Music festivals generate an enormous amount of plastic wasteflickr/nick rice

As music is intangible, we often forget that it too leaves an imprint on our environment, and that the fashion, technology or energy industries are not the sole culprits. Besides the considerable emissions brought about by streaming music (estimated in 2019 to be around 200 to 350 million kilograms of greenhouse gas emissions across the 2000s), touring and concerts are proving to be a significant strain on the environment. In an era in which the environment has become an undeniable socio-political concern, touring, concerts and festivals are valuable experiences, yet unwarrantable. Or so we might think.

'What can a band do when passion, economics and the environment exist in mutually exclusive relationships?'

To stop touring all together seems to be the only ethical response towards a burning world, in which all of our consumption has the potential of inducing guilt. Yet, whilst Coldplay can afford to not tour, smaller bands need live performances for exposure, as interacting with the audience is the only way a real profit can be made, and a reputation established. Artists and record labels get less than half of profits made from online streaming of their music and, accompanied by a reduced consumption of CDs, concerts seem to be the only lucrative option. But what can a band do when passion, economics and the environment exist in mutually exclusive relationships?

The company REVERB has become aware of this problematic dynamic, directing its business model towards making touring an accessible, sustainable and preserved aspect of our creative culture.

'These ‘reformed’ concerts show us that sustainability and ethics are capable of being part of our daily life'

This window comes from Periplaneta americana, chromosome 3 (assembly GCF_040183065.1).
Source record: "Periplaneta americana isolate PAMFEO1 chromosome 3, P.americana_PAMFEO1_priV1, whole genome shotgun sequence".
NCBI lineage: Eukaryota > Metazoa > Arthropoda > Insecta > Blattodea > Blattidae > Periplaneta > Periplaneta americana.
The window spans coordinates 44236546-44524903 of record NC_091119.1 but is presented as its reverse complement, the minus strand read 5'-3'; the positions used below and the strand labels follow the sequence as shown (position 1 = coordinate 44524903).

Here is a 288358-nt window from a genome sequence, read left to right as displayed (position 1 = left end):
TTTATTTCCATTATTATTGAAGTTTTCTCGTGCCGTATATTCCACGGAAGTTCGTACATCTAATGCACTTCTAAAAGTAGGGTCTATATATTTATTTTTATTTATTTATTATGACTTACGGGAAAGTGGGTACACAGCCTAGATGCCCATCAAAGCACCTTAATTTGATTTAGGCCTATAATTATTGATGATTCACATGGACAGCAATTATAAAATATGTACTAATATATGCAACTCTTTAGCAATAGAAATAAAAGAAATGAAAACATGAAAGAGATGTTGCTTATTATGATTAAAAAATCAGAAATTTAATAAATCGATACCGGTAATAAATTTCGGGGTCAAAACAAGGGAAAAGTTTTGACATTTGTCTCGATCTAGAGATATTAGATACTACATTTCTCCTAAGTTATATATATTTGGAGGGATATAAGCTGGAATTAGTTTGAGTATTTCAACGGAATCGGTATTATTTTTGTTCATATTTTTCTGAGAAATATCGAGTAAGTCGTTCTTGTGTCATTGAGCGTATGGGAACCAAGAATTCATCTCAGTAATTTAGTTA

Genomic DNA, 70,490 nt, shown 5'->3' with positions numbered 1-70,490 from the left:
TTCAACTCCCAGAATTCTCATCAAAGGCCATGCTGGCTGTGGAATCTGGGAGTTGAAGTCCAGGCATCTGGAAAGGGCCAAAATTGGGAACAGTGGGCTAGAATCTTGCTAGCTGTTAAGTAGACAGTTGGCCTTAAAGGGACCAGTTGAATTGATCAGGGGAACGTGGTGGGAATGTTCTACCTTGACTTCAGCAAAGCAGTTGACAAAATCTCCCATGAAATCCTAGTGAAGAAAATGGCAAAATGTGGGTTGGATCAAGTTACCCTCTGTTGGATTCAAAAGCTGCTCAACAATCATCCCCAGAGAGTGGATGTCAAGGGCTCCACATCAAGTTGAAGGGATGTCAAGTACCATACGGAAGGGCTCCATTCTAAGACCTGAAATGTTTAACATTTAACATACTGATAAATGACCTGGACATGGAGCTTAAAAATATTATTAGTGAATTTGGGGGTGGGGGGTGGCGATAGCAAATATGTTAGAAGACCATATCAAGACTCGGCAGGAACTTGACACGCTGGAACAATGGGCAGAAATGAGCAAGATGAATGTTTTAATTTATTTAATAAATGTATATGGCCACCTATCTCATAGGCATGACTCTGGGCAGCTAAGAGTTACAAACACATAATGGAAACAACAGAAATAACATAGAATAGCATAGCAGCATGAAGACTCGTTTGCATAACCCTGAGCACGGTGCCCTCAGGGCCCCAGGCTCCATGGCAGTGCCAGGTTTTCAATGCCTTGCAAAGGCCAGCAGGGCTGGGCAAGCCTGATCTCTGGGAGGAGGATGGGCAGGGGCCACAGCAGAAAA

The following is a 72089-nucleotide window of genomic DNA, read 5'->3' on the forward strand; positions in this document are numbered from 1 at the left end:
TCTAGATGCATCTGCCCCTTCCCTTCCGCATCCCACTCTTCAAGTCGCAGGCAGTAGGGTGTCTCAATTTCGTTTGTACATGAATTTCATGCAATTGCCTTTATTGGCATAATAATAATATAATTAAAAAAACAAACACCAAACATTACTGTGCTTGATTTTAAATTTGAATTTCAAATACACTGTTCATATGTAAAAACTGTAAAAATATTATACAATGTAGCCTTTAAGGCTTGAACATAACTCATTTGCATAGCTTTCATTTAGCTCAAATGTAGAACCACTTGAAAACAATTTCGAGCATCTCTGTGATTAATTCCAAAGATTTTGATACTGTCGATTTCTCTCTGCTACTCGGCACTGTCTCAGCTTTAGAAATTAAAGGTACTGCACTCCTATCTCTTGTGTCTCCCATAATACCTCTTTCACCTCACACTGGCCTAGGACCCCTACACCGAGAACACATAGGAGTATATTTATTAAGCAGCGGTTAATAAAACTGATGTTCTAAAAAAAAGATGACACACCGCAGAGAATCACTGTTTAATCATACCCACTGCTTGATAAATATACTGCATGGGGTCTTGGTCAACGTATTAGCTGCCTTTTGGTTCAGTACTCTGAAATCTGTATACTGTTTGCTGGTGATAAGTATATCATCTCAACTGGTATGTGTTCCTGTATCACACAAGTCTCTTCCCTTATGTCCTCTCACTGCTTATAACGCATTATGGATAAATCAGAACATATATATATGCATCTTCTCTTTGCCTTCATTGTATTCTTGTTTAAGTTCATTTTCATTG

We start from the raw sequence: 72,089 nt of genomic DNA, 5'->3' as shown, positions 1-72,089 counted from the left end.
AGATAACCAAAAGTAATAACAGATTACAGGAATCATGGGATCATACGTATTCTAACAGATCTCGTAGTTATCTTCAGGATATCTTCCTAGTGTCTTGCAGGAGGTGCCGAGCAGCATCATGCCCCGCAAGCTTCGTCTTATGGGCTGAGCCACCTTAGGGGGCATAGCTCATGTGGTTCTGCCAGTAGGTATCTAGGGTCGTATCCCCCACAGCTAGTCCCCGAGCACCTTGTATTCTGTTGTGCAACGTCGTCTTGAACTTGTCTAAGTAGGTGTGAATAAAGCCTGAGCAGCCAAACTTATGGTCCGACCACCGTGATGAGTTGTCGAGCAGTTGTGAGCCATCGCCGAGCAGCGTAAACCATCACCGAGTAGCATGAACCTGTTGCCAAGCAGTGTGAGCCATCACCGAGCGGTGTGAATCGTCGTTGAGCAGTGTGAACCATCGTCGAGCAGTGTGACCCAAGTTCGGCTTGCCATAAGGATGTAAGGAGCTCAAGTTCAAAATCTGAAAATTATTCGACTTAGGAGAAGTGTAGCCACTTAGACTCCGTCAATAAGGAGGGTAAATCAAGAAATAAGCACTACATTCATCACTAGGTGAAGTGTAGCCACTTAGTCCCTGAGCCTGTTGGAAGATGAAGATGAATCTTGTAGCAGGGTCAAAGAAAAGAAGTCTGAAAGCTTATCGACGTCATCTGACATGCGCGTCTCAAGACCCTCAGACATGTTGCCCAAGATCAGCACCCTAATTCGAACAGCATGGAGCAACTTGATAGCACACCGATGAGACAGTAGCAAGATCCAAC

REVERB aims to “partner with Musicians, Festivals and Venues to green their concert events while engaging fans face-to-face at shows to take environmental and social action.” Their strategies include helping artists to implement basic measures, such as the elimination of single-use water bottles from events, or more complex changes such as encouraging bands to use biofuels in their tour buses. REVERB helps artists understand that a lack of awareness of sustainability is clearly a problem at every stage of the event – before, during and after.

The Forest Hills Stadium is one of REVERB’s fully sustainable venues, in which 16,400+ Single-Use Plastic Water Bottles have been eliminated, and $1,452 has been raised for local non-profit organisations. REVERB has acknowledged the importance of concerts as a source of entertainment, with the potential of integrating a social conscience into personal enjoyment. These ‘reformed’ concerts include donation and climate action into experiences that we already engage with, showing us that sustainability and ethics are compatible with our daily life.

'Let us do our best to offset the damage and learn about alternatives, rather than restrict culture and enjoyment in fear'

We are moving towards a time in which concerts will no longer be spaces that cause plastic masses to form alongside an audience’s carelessness; towards an end of entertainment without perceived consequences. The festival Lollapalooza, the recipient of the 2017 Illinois Sustainability Award, demonstrates how music and ethics have become intertwined, as the festival prioritises sustainability in its events without the help of firms such as REVERB. In its 2018 Environmental Impact Report, Lollapalooza records achievements such as offsetting 2.4 million pounds of CO2 emissions, recycling 145.6 tons of recyclable materials and avoiding 1,119,276 plastic bottles due to its refilling stations. Not only do these numbers make the festival-goer aware of the potential damage caused by festivals, but the prospect of offsetting waste through simple exchanges becomes more feasible, allowing live music to remain a guilt-free enjoyment.


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Endeavours such as these demonstrate a movement towards offsetting further damage without compensating culture. Whilst music events will never be 100% zero waste or carbon emission-free, rarely anything we do can be. Even the fact that our regular streaming of music on Spotify can be linked to carbon emissions expresses the demoralising awareness that all we can do is reduce, not eliminate. Instead, these events and concerts should encourage environmental mindfulness. Venues are transformed into places of entertainment as well as education, teaching the festival-goer about manageable behaviours that make us just a bit kinder towards the world we live in. Let us do our best to offset the damage and learn about alternatives, rather than restrict culture and enjoyment in fear. An environmental conscience should become part of the festival and concert experience, allowing music and nature to thrive.

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